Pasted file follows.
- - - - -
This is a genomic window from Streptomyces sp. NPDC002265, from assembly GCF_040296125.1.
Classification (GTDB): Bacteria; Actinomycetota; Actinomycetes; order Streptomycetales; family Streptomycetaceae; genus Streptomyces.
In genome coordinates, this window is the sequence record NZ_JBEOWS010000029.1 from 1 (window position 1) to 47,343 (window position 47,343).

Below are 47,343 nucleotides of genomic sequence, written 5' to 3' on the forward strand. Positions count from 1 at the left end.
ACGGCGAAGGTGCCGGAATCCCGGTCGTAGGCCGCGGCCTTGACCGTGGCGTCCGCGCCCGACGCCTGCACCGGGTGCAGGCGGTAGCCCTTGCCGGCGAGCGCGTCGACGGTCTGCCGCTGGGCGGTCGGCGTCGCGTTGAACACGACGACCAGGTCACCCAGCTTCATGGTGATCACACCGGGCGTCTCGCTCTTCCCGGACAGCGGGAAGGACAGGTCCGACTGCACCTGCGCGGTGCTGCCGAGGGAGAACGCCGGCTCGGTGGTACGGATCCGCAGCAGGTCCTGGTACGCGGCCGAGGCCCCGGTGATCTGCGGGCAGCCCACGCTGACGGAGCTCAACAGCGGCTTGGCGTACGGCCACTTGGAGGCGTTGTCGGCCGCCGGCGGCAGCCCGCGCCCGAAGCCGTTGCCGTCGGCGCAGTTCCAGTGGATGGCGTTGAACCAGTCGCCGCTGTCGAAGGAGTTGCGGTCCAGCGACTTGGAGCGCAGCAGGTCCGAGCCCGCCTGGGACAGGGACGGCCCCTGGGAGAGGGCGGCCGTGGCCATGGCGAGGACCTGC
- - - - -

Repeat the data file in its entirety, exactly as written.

This is a genomic window from Streptomyces sp. NPDC002265, from assembly GCF_040296125.1.
Classification (GTDB): Bacteria; Actinomycetota; Actinomycetes; order Streptomycetales; family Streptomycetaceae; genus Streptomyces.
In genome coordinates, this window is the sequence record NZ_JBEOWS010000029.1 from 1 (window position 1) to 47,343 (window position 47,343).

Below are 47,343 nucleotides of genomic sequence, written 5' to 3' on the forward strand. Positions count from 1 at the left end.
ACGGCGAAGGTGCCGGAATCCCGGTCGTAGGCCGCGGCCTTGACCGTGGCGTCCGCGCCCGACGCCTGCACCGGGTGCAGGCGGTAGCCCTTGCCGGCGAGCGCGTCGACGGTCTGCCGCTGGGCGGTCGGCGTCGCGTTGAACACGACGACCAGGTCACCCAGCTTCATGGTGATCACACCGGGCGTCTCGCTCTTCCCGGACAGCGGGAAGGACAGGTCCGACTGCACCTGCGCGGTGCTGCCGAGGGAGAACGCCGGCTCGGTGGTACGGATCCGCAGCAGGTCCTGGTACGCGGCCGAGGCCCCGGTGATCTGCGGGCAGCCCACGCTGACGGAGCTCAACAGCGGCTTGGCGTACGGCCACTTGGAGGCGTTGTCGGCCGCCGGCGGCAGCCCGCGCCCGAAGCCGTTGCCGTCGGCGCAGTTCCAGTGGATGGCGTTGAACCAGTCGCCGCTGTCGAAGGAGTTGCGGTCCAGCGACTTGGAGCGCAGCAGGTCCGAGCCCGCCTGGGACAGGGACGGCCCCTGGGAGAGGGCGGCCGTGGCCATGGCGAGGACCTGC